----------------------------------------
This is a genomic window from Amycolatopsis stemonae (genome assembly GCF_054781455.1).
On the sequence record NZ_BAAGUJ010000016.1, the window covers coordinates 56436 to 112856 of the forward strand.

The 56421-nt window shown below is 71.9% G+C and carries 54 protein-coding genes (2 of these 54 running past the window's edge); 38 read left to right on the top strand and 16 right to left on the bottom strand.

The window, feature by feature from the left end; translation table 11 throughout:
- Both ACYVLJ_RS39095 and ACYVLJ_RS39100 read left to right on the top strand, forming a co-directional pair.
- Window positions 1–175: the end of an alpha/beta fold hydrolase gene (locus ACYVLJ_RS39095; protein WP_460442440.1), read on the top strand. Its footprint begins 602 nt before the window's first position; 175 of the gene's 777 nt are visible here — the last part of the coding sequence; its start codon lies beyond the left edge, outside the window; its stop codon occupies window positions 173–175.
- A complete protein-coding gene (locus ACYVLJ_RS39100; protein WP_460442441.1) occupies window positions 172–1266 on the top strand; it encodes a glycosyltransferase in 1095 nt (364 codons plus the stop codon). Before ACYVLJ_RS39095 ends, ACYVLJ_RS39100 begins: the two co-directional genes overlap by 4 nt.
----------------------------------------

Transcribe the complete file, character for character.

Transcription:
This is a genomic window from Amycolatopsis stemonae (genome assembly GCF_054781455.1).
On the sequence record NZ_BAAGUJ010000016.1, the window covers coordinates 56436 to 112856 of the forward strand.

The 56421-nt window shown below is 71.9% G+C and carries 54 protein-coding genes (2 of these 54 running past the window's edge); 38 read left to right on the top strand and 16 right to left on the bottom strand.

The window, feature by feature from the left end; translation table 11 throughout:
- Both ACYVLJ_RS39095 and ACYVLJ_RS39100 read left to right on the top strand, forming a co-directional pair.
- Window positions 1–175: the end of an alpha/beta fold hydrolase gene (locus ACYVLJ_RS39095; protein WP_460442440.1), read on the top strand. Its footprint begins 602 nt before the window's first position; 175 of the gene's 777 nt are visible here — the last part of the coding sequence; its start codon lies beyond the left edge, outside the window; its stop codon occupies window positions 173–175.
- A complete protein-coding gene (locus ACYVLJ_RS39100; protein WP_460442441.1) occupies window positions 172–1266 on the top strand; it encodes a glycosyltransferase in 1095 nt (364 codons plus the stop codon). Before ACYVLJ_RS39095 ends, ACYVLJ_RS39100 begins: the two co-directional genes overlap by 4 nt.